1099 vs w2

  1. Please tell how to convert w2 salary to 1099 pay range?Let us suppose w2 is 200K.What should be its equal 1099 equivalent?Furthermore If job gives malpractice insurance and I get health benefits from from my spouse,then what will be the best comparison.I have heard that it should be around 11% more as 1099 than w2.Is that notion right?Thanks
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  2. 6 Comments

  3. by   lhflanurseNP
    A 1099 reflects actual salary received. A person getting a 1099 is a "contract" worker and is responsible for their own taxes, insurances, education, etc. These need to be itemized so they can be deducted as "cost of doing business". The 1099 is ONLY for what you received in payments from wherever you work.
  4. by   Gassadist
    Sorry I could not understand. That's why I asked as an example in my question
  5. by   rnmaybe
    I would say 20% would be more like it so that would be equivalent to about $240k as 1099 employee
  6. by   offlabel
    Just my retirement and family med/dent coverage is nearly 50K/year. That doesn't include Social Security, malpractice insurance, disability insurance or life insurance. Nor does it include federal or state taxes. Very generally speaking, a 1099 of 200K might come into the general neighborhood of 140-160 W2 depending on how you played the rest.
    Last edit by offlabel on Jul 3
  7. by   BigPappaCRNA
    11% is drastically low. Just by being a 1099 you will have to cover your employers FICA contribution. This year that would be an additional $8,636 on your tax pill in FICA. Add to that vacation, ed leave, med insurance, dental insurance, vision insurance, life insurance, disability insurance, CME money, etc. all must be considered. Most 1099 jobs require about 25-50% additional to make them better, although, they do open things up to a world of tax advantages. Also, just because your spouse is providing the health insurance, doesn't or shouldn't mean you should accept less for your services.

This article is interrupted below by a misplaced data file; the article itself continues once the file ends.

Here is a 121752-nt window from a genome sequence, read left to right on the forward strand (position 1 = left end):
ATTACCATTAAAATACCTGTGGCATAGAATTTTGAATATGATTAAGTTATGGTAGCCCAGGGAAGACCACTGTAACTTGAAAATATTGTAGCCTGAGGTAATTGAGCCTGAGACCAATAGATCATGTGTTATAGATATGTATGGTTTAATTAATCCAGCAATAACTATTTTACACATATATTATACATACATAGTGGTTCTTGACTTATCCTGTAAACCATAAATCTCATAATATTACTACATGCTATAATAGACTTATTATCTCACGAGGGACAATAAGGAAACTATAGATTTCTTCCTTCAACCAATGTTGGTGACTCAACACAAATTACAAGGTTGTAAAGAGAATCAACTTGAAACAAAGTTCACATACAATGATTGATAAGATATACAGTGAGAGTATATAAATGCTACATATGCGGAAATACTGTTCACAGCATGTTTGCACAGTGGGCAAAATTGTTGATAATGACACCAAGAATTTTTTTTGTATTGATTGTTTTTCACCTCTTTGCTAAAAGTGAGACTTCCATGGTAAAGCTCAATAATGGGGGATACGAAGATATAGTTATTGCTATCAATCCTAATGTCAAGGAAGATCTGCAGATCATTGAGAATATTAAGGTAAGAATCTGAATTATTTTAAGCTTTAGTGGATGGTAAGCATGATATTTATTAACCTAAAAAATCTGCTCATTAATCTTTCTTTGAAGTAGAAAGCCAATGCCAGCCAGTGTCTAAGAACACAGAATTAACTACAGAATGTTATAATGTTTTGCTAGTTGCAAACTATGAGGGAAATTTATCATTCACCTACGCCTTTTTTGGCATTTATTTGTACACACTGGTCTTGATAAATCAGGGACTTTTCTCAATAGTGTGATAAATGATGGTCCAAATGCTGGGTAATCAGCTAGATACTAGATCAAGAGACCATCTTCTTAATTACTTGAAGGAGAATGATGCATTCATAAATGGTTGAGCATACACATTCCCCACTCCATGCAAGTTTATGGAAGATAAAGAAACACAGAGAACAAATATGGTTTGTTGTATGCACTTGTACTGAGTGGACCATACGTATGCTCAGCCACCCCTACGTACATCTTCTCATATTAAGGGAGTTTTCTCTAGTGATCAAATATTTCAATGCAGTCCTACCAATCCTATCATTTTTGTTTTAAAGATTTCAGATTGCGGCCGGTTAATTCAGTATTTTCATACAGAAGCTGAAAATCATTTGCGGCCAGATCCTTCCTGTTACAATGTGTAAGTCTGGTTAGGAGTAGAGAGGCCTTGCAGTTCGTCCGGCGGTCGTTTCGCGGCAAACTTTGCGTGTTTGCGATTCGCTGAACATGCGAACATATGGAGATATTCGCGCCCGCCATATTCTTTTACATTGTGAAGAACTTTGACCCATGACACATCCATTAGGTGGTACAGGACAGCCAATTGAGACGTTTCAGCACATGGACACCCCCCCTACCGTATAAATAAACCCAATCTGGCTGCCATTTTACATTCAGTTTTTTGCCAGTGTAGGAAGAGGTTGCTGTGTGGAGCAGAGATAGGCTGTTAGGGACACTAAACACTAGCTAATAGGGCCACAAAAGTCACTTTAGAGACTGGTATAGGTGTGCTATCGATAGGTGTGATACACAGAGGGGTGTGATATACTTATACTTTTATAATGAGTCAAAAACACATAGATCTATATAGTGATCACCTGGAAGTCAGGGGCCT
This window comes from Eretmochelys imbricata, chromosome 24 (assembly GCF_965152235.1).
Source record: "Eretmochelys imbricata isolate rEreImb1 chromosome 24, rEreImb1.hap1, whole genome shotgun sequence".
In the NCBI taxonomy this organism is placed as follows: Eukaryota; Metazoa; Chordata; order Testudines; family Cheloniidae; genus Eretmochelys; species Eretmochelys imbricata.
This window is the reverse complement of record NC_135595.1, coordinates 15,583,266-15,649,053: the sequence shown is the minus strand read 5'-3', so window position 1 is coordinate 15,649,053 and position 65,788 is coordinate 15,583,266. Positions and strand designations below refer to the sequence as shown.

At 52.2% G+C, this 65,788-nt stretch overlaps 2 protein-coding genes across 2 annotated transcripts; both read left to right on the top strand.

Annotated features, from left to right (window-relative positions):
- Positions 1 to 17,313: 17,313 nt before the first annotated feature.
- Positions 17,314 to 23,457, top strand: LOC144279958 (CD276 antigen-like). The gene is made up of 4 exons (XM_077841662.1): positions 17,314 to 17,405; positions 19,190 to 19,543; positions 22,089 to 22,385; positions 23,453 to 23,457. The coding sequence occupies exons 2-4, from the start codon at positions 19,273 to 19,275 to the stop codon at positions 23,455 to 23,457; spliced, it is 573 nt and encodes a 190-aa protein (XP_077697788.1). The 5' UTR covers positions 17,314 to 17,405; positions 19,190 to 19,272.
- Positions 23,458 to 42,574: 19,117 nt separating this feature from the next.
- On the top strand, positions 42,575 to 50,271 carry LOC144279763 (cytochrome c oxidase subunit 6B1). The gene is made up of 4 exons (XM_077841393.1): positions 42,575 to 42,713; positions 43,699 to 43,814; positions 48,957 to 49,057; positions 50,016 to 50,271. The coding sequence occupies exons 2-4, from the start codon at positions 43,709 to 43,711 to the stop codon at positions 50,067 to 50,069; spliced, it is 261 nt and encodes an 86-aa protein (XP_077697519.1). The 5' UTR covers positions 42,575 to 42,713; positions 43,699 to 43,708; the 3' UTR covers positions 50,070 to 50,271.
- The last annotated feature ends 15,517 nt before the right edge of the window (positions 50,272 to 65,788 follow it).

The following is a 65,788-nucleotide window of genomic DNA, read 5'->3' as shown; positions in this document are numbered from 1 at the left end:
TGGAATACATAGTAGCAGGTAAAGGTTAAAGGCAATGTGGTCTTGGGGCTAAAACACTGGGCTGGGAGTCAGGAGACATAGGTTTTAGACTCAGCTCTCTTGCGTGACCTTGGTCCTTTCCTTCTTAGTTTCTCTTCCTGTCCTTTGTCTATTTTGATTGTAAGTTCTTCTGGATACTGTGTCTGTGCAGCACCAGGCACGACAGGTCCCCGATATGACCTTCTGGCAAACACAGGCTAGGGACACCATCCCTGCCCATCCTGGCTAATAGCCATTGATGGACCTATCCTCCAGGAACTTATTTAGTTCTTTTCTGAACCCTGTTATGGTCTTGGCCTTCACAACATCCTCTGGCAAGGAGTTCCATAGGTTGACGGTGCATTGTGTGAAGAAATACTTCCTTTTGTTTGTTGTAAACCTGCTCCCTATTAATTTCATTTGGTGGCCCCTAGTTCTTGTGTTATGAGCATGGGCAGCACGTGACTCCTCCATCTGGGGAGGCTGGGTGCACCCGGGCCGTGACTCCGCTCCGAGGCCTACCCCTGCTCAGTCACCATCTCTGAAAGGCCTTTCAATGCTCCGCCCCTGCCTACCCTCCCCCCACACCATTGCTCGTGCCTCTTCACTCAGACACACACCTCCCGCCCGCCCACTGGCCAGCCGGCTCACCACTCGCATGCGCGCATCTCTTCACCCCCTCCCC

One final note, you might check about the malpractice component. If that is the only hospital in which you work, and they are supplying your insurance, you will be considered a hospital employee, regardless of the form designated to pay you. This means that you would not be able to take advantage of a lot of the benefits that come with being a 1099.
  8. by   Bluebolt
    Wow I didn't realize there was such a discrepancy between the 1099 and W-2 job offers. So you're saying a 1099 job $180K may actually have less bring home than a W-2 job at $140K? That stinks since a lot of independent practices seem to be 1099 jobs. From what I've seen most W-2 offers are some larger anesthesia group involving ACT models...

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